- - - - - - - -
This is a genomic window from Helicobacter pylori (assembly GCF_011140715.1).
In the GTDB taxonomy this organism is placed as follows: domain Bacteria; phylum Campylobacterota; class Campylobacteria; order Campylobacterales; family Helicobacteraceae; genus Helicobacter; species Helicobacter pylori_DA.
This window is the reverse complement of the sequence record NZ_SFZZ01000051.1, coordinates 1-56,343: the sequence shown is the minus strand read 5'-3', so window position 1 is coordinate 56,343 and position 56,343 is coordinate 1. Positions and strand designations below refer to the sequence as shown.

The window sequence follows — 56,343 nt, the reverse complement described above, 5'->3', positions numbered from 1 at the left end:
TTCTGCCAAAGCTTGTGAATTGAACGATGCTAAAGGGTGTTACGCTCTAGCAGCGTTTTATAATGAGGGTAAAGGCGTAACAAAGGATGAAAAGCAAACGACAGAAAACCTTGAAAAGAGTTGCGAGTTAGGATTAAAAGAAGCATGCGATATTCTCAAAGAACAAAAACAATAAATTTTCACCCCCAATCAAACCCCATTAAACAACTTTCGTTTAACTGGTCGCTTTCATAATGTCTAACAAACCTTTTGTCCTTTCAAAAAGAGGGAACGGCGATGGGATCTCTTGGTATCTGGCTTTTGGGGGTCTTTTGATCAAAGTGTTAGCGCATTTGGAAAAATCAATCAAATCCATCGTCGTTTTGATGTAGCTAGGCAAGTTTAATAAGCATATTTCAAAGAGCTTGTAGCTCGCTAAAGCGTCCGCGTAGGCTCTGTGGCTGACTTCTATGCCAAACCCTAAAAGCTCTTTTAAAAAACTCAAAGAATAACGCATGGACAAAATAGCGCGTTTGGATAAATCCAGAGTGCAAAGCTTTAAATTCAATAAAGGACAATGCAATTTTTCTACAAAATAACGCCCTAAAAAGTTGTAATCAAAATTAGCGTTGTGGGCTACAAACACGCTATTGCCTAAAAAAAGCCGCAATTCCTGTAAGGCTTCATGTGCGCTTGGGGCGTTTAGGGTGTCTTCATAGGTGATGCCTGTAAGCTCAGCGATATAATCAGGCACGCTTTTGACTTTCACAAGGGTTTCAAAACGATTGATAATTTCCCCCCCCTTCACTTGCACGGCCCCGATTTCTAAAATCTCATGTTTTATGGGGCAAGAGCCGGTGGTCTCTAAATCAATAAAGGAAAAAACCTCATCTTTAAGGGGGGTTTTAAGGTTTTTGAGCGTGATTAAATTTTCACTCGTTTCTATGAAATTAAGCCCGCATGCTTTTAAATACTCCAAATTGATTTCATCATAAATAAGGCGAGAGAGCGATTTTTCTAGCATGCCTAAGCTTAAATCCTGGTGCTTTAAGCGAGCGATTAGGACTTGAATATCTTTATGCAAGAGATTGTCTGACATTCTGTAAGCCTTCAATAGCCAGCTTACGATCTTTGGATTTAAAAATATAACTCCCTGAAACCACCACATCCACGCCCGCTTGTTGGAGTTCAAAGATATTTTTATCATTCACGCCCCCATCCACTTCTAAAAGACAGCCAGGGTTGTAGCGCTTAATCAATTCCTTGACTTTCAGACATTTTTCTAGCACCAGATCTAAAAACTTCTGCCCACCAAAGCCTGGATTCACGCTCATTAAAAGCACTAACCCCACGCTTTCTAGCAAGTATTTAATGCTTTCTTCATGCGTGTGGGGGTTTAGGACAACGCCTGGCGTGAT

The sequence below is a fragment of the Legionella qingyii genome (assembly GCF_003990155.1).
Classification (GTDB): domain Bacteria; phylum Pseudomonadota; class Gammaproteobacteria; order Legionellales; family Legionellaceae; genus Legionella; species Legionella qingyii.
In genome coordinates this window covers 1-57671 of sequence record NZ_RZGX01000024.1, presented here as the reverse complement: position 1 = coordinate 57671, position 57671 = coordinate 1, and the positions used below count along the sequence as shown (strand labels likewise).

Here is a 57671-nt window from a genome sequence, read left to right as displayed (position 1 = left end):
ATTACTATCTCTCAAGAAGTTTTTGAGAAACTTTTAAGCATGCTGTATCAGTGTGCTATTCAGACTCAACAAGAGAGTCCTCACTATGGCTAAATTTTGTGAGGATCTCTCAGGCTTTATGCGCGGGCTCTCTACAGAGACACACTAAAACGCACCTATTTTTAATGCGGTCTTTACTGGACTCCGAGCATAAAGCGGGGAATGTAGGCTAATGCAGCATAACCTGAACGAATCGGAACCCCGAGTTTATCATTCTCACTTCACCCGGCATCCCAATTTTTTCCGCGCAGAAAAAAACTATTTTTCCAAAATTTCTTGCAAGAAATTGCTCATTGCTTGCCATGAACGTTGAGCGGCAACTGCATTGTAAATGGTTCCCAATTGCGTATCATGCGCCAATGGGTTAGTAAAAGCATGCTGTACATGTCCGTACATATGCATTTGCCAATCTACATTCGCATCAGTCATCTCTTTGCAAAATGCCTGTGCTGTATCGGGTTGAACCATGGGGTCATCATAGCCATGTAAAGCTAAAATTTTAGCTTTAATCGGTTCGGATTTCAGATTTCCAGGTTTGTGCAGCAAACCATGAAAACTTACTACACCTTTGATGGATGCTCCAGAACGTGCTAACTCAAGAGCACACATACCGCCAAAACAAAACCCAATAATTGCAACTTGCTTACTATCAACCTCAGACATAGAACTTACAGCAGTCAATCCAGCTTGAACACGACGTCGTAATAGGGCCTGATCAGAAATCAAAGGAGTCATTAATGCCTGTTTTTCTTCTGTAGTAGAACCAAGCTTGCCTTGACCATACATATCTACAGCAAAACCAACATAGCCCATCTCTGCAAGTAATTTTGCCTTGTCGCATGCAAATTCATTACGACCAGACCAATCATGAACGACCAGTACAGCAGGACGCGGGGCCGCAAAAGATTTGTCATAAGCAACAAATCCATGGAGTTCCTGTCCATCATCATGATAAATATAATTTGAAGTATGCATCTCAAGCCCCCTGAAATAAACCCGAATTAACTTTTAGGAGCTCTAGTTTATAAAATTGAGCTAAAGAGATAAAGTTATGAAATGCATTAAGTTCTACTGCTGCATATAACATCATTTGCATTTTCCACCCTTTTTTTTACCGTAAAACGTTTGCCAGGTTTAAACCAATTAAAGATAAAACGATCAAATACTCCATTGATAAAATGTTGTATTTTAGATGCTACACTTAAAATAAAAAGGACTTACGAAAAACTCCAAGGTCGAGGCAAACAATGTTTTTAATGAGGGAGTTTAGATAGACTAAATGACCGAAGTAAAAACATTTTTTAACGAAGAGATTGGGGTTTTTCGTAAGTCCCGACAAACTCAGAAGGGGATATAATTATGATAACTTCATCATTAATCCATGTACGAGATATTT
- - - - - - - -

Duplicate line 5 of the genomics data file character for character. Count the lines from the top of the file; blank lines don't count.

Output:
TTCTGCCAAAGCTTGTGAATTGAACGATGCTAAAGGGTGTTACGCTCTAGCAGCGTTTTATAATGAGGGTAAAGGCGTAACAAAGGATGAAAAGCAAACGACAGAAAACCTTGAAAAGAGTTGCGAGTTAGGATTAAAAGAAGCATGCGATATTCTCAAAGAACAAAAACAATAAATTTTCACCCCCAATCAAACCCCATTAAACAACTTTCGTTTAACTGGTCGCTTTCATAATGTCTAACAAACCTTTTGTCCTTTCAAAAAGAGGGAACGGCGATGGGATCTCTTGGTATCTGGCTTTTGGGGGTCTTTTGATCAAAGTGTTAGCGCATTTGGAAAAATCAATCAAATCCATCGTCGTTTTGATGTAGCTAGGCAAGTTTAATAAGCATATTTCAAAGAGCTTGTAGCTCGCTAAAGCGTCCGCGTAGGCTCTGTGGCTGACTTCTATGCCAAACCCTAAAAGCTCTTTTAAAAAACTCAAAGAATAACGCATGGACAAAATAGCGCGTTTGGATAAATCCAGAGTGCAAAGCTTTAAATTCAATAAAGGACAATGCAATTTTTCTACAAAATAACGCCCTAAAAAGTTGTAATCAAAATTAGCGTTGTGGGCTACAAACACGCTATTGCCTAAAAAAAGCCGCAATTCCTGTAAGGCTTCATGTGCGCTTGGGGCGTTTAGGGTGTCTTCATAGGTGATGCCTGTAAGCTCAGCGATATAATCAGGCACGCTTTTGACTTTCACAAGGGTTTCAAAACGATTGATAATTTCCCCCCCCTTCACTTGCACGGCCCCGATTTCTAAAATCTCATGTTTTATGGGGCAAGAGCCGGTGGTCTCTAAATCAATAAAGGAAAAAACCTCATCTTTAAGGGGGGTTTTAAGGTTTTTGAGCGTGATTAAATTTTCACTCGTTTCTATGAAATTAAGCCCGCATGCTTTTAAATACTCCAAATTGATTTCATCATAAATAAGGCGAGAGAGCGATTTTTCTAGCATGCCTAAGCTTAAATCCTGGTGCTTTAAGCGAGCGATTAGGACTTGAATATCTTTATGCAAGAGATTGTCTGACATTCTGTAAGCCTTCAATAGCCAGCTTACGATCTTTGGATTTAAAAATATAACTCCCTGAAACCACCACATCCACGCCCGCTTGTTGGAGTTCAAAGATATTTTTATCATTCACGCCCCCATCCACTTCTAAAAGACAGCCAGGGTTGTAGCGCTTAATCAATTCCTTGACTTTCAGACATTTTTCTAGCACCAGATCTAAAAACTTCTGCCCACCAAAGCCTGGATTCACGCTCATTAAAAGCACTAACCCCACGCTTTCTAGCAAGTATTTAATGCTTTCTTCATGCGTGTGGGGGTTTAGGACAACGCCTGGCGTGAT